There are a lot of people who say Martha Stewart is pulling a fast one on us. That she's playing us all like a fiddle. That the kinder, gentler Martha is a charade. That she no more went through a prison "Shawshank Redemption" reawakening, than me suddenly swearing off bakery products.
I'm not so sure.
It's too early to tell, but I think those five months in that West Virginia prison did change Martha. If you think about it, it would have to. It's why kidnap victims develop an affinity for their captors or why some inmates get some introspection.
I wouldn't know on either count. But I do know those who've been in similar circumstances.
Barry Minkow, who spent more than eight years in the slammer for creating a bogus Ponzi scheme of a company, claims his scheming mind changed in prison. He grew serious and he grew up. Today, he devotes his life to helping others avoid the same fate. He'll never be rich again and, as a modern day corporate pastor, he doesn't seem to care.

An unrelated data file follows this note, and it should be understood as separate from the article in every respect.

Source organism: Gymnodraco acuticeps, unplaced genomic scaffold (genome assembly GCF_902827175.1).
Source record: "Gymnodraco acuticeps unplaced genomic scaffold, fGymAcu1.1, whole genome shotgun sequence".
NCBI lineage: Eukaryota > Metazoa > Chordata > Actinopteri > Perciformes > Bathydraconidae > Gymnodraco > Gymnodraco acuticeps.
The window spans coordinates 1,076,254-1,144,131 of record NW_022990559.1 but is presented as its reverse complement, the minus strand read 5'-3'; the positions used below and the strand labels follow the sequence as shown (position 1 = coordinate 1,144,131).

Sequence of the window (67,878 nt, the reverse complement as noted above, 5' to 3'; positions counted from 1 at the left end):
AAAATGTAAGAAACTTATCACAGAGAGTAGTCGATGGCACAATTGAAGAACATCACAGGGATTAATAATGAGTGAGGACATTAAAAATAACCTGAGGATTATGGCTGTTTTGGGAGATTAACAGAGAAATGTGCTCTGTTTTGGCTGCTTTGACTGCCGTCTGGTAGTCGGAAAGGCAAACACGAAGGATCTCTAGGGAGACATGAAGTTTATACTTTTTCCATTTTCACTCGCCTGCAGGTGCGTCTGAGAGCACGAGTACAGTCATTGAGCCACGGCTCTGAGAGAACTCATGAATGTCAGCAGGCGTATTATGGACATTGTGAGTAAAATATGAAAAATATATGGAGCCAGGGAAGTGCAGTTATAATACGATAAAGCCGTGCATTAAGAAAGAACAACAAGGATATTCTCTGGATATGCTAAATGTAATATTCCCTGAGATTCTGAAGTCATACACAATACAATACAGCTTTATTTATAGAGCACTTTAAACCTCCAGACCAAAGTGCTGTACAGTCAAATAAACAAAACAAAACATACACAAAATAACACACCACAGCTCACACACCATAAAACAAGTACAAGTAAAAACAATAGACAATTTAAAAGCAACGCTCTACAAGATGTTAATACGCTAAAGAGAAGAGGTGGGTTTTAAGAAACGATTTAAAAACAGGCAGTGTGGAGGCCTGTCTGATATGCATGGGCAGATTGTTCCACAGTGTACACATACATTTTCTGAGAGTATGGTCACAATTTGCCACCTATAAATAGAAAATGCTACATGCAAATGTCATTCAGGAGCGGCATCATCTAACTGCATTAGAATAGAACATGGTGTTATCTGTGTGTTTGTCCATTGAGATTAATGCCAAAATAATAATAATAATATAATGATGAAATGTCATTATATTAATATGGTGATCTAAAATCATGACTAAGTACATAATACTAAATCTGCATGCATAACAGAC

Something happens when you're behind those walls: The world suddenly doesn't see you, or care about you, or even talk about you. You don't exist and you're in the company of others who don't exist. Forgotten by society, scorned by society, you live a life apart from society. Some grow bitter and angry.
From what I can see, unless she's faking it, Martha grew reflective: Working on behalf of a fellow inmate estranged from her family, then working on behalf of all inmates estranged from their dignity.
Yes, this might all be for show. All I'm saying is that I'm going out on a limb and saying it's not.
They say you never get a second chance to make a first impression. But you do get a second chance to make a lasting impression.
Maybe that's what Martha is trying. And, who knows? Maybe that's what Martha will end up doing.
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